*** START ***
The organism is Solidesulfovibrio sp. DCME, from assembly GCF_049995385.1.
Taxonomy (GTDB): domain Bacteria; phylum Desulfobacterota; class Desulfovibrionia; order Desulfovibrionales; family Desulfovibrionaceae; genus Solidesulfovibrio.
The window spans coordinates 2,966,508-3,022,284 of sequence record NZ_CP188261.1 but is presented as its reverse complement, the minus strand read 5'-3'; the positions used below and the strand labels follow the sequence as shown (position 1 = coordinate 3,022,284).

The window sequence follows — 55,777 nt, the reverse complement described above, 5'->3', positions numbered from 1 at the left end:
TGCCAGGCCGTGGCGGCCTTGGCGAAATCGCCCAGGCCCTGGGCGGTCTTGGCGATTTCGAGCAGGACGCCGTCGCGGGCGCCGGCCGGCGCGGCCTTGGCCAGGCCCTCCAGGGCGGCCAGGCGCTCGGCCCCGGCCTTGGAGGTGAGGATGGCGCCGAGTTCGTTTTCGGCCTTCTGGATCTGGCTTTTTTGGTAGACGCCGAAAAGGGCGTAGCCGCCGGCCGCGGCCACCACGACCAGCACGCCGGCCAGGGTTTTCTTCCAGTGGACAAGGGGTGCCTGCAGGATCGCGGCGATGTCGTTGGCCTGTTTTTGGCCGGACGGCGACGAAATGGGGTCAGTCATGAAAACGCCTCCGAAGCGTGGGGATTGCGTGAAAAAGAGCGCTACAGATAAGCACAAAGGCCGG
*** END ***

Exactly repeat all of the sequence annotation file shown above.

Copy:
The organism is Solidesulfovibrio sp. DCME, from assembly GCF_049995385.1.
Taxonomy (GTDB): domain Bacteria; phylum Desulfobacterota; class Desulfovibrionia; order Desulfovibrionales; family Desulfovibrionaceae; genus Solidesulfovibrio.
The window spans coordinates 2,966,508-3,022,284 of sequence record NZ_CP188261.1 but is presented as its reverse complement, the minus strand read 5'-3'; the positions used below and the strand labels follow the sequence as shown (position 1 = coordinate 3,022,284).

The window sequence follows — 55,777 nt, the reverse complement described above, 5'->3', positions numbered from 1 at the left end:
TGCCAGGCCGTGGCGGCCTTGGCGAAATCGCCCAGGCCCTGGGCGGTCTTGGCGATTTCGAGCAGGACGCCGTCGCGGGCGCCGGCCGGCGCGGCCTTGGCCAGGCCCTCCAGGGCGGCCAGGCGCTCGGCCCCGGCCTTGGAGGTGAGGATGGCGCCGAGTTCGTTTTCGGCCTTCTGGATCTGGCTTTTTTGGTAGACGCCGAAAAGGGCGTAGCCGCCGGCCGCGGCCACCACGACCAGCACGCCGGCCAGGGTTTTCTTCCAGTGGACAAGGGGTGCCTGCAGGATCGCGGCGATGTCGTTGGCCTGTTTTTGGCCGGACGGCGACGAAATGGGGTCAGTCATGAAAACGCCTCCGAAGCGTGGGGATTGCGTGAAAAAGAGCGCTACAGATAAGCACAAAGGCCGG